By Bakari Gueye
Mauritania is looking to strengthen its military capabilities by acquiring modern equipment and receiving foreign training.
French pilots are training the Mauritanian armed forces “in the use of the Embraer Tucano EMB 312-F, a relatively high-performance Brazilian aircraft”, according to a Spanish newspaper.
“As part of this training, flights between France and Mauritania are being arranged, with refuelling stops either at the Spanish military airfield of Torréjon de Ardoz on the outskirts of Madrid or in Morocco,” Atenea Digital reported on July 9th.
To that end, France last year supplied Mauritania with four Tucano aircrafts.
According to the same source, the drill is a “prelude to the acquisition by the Mauritanian air force of Brazilian Embraer EMB-314 Super Tucano aircraft, which are the best-performing model in this category”.
“This is an important step,” noted terrorism expert Mohamed Lemine. “The Mauritanian army currently has only three or four aircraft, and that’s not enough.”
According to Quotidien de Nouakchott editor-in-chief Jedna Deida, “amid the threats to the country’s territorial integrity, the national army is attempting to boost its air strike capacities”.
“The recent attacks carried out in Wagadou (Mali) and Bassiknou (eastern Mauritania) suggest that we will see constant mobilisation of armed forces,” Deida said.
The journalist added that Mauritanian authorities “count on international co-operation, especially from France, to help them protect the country from the surprise deadly attacks of AQIM [al-Qaeda in the Islamic Maghreb]”.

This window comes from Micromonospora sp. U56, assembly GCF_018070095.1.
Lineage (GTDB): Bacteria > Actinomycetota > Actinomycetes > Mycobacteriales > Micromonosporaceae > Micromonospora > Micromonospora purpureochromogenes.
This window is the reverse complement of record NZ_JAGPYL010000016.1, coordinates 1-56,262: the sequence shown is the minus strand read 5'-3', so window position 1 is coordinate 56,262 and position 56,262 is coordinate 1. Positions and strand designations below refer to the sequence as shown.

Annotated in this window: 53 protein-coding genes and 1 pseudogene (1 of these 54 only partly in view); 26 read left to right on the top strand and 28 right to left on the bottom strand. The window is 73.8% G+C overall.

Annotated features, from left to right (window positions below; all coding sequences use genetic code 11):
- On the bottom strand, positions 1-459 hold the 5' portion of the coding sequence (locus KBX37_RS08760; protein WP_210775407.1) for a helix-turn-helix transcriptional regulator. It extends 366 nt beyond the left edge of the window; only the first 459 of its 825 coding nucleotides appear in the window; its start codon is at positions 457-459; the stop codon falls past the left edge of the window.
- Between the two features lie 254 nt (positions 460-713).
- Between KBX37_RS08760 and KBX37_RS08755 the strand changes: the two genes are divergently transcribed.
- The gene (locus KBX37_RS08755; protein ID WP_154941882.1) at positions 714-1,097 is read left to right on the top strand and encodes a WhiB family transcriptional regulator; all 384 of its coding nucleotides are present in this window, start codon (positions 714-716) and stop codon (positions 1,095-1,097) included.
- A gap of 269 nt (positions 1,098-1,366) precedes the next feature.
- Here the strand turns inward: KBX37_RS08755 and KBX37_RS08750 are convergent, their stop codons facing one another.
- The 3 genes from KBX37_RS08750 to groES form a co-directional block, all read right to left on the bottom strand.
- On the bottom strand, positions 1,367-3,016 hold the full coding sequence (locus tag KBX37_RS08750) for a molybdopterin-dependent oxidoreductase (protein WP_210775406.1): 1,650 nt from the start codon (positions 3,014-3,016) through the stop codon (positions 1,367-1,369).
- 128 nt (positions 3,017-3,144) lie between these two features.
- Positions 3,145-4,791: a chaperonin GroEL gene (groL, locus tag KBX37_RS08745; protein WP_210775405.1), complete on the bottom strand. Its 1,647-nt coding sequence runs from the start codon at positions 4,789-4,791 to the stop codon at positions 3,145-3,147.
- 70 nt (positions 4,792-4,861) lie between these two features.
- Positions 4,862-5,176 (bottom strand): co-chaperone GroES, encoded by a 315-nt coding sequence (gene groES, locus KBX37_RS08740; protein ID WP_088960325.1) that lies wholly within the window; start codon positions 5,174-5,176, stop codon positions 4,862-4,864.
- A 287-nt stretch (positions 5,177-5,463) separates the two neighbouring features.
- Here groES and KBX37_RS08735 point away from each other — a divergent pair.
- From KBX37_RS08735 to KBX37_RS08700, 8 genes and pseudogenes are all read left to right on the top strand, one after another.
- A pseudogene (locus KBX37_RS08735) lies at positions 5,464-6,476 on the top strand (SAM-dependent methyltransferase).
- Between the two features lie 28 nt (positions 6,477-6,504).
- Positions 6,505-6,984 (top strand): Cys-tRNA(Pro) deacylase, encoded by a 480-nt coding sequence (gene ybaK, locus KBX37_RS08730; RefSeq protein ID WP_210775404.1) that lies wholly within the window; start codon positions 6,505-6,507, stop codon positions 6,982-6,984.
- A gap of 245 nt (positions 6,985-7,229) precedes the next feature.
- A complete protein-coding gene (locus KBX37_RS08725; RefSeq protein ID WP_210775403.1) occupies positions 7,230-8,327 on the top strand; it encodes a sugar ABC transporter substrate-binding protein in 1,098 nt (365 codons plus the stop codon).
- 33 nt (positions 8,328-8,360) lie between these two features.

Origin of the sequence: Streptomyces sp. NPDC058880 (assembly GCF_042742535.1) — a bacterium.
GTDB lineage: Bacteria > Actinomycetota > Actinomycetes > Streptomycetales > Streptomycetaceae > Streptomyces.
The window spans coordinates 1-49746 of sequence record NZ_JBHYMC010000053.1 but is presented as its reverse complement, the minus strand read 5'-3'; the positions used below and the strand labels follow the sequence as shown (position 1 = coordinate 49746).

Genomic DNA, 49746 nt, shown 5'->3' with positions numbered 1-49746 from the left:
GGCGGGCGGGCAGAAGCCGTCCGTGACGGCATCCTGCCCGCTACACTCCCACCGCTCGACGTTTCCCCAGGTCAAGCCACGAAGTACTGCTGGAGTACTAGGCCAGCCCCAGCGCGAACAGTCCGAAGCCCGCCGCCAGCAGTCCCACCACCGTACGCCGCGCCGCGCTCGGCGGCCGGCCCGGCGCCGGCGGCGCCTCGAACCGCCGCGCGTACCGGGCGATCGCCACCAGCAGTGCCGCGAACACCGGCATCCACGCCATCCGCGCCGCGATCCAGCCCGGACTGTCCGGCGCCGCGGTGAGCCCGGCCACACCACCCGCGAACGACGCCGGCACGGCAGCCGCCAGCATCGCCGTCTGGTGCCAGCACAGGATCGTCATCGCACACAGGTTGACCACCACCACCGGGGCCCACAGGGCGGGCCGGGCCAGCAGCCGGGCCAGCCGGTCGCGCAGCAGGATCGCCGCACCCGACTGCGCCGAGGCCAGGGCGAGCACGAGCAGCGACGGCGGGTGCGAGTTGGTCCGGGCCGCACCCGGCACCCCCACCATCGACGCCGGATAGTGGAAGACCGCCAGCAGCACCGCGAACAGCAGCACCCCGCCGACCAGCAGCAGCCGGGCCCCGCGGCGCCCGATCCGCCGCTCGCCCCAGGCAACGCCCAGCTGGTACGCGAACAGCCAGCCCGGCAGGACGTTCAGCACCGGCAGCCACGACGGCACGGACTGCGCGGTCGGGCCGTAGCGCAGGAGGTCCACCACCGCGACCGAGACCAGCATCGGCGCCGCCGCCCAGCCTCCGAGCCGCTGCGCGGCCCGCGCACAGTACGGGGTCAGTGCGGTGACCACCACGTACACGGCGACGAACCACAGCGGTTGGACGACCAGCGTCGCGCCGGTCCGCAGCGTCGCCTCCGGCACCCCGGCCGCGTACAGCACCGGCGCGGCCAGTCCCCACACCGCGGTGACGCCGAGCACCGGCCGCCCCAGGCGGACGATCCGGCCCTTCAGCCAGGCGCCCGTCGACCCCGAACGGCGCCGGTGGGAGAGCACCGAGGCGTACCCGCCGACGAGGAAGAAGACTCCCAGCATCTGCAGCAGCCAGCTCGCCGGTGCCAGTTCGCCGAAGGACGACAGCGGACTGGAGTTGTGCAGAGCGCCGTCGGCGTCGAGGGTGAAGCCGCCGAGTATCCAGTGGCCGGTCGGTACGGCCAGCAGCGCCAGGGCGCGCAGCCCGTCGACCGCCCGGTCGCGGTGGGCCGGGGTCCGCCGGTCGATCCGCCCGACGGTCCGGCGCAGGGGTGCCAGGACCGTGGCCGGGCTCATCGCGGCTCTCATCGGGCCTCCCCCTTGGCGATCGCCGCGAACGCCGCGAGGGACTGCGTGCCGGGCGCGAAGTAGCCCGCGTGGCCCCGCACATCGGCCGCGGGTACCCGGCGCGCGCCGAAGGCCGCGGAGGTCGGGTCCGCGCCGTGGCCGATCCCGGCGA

The counter-terrorism fight is “a strategic option” for Mauritania, Deida added. “The strengthening of the army’s potential with modern equipment and the improvement of material conditions for soldiers are, without doubt, efforts that have been made with the aim of improving the operational capacities of the army, which has long been neglected in recent years,” he said.
According to military expert Ely Ould Maghlah, Mauritania’s geography explains its need for modern aircraft.
“The country is vast and 80% of it is covered by desert,” he said. “To control it, you must have air surveillance, which the Mauritanian army has always lacked. Since 2010, the aircraft that it acquired have demonstrated their effectiveness. They give ground troops a big advantage in terms of information and the ability to take out enemy ground troops. This is why Mauritania is acquiring a fighter squadron, training pilots and technicians.”
According to analyst Mahmoud Abou Maali, the new equipment will help Mauritania to deal more effectively with al-Qaeda.
“The war against AQIM can be likened to guerrilla warfare, and the aircraft that Mauritania will acquire have proven their effectiveness in Columbia,” added Abou Maali, who specialises in armed Islamist groups.
“In addition, recent experience shows that aircraft are decisive,” he said. “However, the new circumstances must be taken into account, because missiles and other powerful weapons from Libya have fallen into the hands of al-Qaeda.”